Online Review: Book

L'architecture grecque. Vol. 3, Habitat, urbanisme et fortifications

Lisa Nevett

115.4

By M.C. Hellmann (Manuels d’art et d’archéologie antiques). Pp. 400, figs. 541, color pls. 17. Picard, Paris 2010. €90. ISBN 978-2-7084-0863-0 (cloth).

This book is the third in a comprehensive series on Greek architecture, all by the same author, Hellmann, who is known especially for her research on the architecture of the archaic Cyclades and on the architectural vocabulary used in the epigraphic sources from Delos. The series as a whole covers the principles of construction (vol. 1 [Paris 2002]; reviewed by B. Barletta in AJA 107 [2003] 309–10), religious and funerary architecture (vol. 2 [Paris 2006]), and the housing, urban form, and fortifications that are the subject of this volume. Although the material is arranged differently, the series represents a companion to Gros’ two-volume L’architecture romaine: Du début du IIIe siècle av. J.-C. à la fin du Haut-Empire (vol. 1 [Paris 1996]; reviewed by W.L. MacDonald in AJA 102 [1998] 614–17; vol. 2 [Paris 2001]). The intended audience of these manuals includes interested readers and students, and the stated aim is to address a wide variety of monuments within a historical framework, using an accessible written style.

The volume under review opens with a short introduction setting out the history of research on relevant topics and raising some major issues. In relation to housing, these include the influence of Vitruvius’ description of Greek housing on archaeological research; the use of the terms pastas and prostas; and the recent adoption by Greek archaeologists of questions and methods influenced by “household archaeology” (as practiced by anthropological archaeologists). Issues concerning urban form and fortifications are treated more briefly, focusing on the origins of the “Hippodamian” city plan. The remainder of the book covers three categories of architecture individually in separate parts. The first part, devoted to housing, is the longest, with the majority of space given to the development of urban house forms. (Palaces and the role played by craft production and trade in relation to domestic buildings are considered separately.) This is followed by shorter sections devoted to rural housing and to more technical matters such as construction methods and materials, water supply, and drainage. Part 2 explores the topics of urbanism (its definition, origins, and infrastructure) and the role and development of the agora, along with associated buildings. Part three covers city walls, extra-urban fortifications, and military harbors.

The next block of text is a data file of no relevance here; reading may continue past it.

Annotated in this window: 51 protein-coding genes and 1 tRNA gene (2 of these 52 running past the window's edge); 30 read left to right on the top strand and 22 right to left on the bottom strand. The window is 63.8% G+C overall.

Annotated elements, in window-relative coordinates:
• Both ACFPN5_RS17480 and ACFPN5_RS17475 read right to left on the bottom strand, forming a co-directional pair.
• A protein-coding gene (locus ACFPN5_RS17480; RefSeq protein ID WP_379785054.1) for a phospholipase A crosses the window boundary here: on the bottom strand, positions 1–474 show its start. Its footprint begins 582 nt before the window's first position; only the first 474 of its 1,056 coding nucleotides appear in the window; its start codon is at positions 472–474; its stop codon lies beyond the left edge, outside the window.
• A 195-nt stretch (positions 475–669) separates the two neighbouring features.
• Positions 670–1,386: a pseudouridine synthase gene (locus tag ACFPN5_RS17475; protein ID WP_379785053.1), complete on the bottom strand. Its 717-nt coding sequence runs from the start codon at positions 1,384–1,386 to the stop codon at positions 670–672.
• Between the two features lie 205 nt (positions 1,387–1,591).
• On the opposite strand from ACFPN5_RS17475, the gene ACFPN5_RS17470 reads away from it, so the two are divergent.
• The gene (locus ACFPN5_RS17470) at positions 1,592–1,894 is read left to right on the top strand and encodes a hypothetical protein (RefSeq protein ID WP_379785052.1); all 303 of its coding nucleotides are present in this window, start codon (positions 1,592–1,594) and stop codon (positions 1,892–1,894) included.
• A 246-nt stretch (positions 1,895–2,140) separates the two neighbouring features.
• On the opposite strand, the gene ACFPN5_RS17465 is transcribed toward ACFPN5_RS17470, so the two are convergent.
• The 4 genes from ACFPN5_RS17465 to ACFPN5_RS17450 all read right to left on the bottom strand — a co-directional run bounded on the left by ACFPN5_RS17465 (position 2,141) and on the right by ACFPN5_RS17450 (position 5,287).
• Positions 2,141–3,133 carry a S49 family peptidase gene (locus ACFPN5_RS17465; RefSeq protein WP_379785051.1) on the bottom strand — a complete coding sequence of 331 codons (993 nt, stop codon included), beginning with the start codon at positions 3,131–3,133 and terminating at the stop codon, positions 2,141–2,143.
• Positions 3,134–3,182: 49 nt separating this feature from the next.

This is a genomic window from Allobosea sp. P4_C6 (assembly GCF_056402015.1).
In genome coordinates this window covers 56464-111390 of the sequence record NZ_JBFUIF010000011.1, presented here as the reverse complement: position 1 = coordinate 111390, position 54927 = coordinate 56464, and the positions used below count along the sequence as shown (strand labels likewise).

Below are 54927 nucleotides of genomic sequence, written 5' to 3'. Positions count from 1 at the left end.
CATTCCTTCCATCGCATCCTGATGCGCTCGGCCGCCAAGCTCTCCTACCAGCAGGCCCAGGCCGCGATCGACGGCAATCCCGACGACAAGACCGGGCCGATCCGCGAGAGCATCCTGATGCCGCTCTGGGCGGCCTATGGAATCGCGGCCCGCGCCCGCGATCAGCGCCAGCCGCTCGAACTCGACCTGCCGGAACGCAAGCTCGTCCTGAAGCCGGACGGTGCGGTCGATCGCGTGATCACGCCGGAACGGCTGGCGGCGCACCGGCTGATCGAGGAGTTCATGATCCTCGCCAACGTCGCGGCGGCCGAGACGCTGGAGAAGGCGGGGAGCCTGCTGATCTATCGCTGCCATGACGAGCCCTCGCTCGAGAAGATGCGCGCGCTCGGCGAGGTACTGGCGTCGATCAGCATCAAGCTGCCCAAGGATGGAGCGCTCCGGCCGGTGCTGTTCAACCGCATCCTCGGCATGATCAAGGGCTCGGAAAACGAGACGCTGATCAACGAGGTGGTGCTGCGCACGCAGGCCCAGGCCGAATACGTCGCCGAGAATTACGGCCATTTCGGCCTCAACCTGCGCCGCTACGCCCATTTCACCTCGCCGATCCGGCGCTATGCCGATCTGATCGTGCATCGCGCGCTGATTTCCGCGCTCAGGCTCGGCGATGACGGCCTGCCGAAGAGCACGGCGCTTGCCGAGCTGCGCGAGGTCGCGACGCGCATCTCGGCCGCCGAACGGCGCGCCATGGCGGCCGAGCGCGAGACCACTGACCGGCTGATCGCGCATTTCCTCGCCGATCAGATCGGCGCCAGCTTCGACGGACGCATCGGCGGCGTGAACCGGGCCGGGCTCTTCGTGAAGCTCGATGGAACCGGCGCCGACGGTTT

In each case, the main purpose is to explore a wide range of archaeological examples that are arranged in sections and subsections that deal with specific groups of material or with particular topics. Most of the discussion is descriptive and highlights change through time, with the individual sites and monuments considered against a broadly historical backdrop. (As well as passing references in the text to historical figures and events, a detailed chronological table and an index of historical figures are provided.) Organization of the material is generally clear and logical, although certain topics, such as the location of windows in residential buildings or arrangements made for water supply and drainage, are touched on in more than one place. The reader also has to track down discussion of civic buildings such as bouleuteria within the section on the agora, although this can easily be done with the aid of the glossary, which gives page references to key discussions of technical terms and complements similar glossaries included in volumes 1 and 2 of the series. In addition to setting out the evidence in detail, Hellmann engages to some degree with the work of previous scholars. For example, she critically evaluates the main thrust of Hoepfner and Schwandner’s revolutionary Haus und Stadt in klassischen Griechenland (2nd ed. [Munich 1994]). She also raises some interpretative problems relevant to her material, such as possible gender associations of different areas of classical houses, how to define an “urban” settlement, or the roles played by extra-urban towers. These discussions are not indexed, however, reinforcing that the main emphasis is on the primary evidence.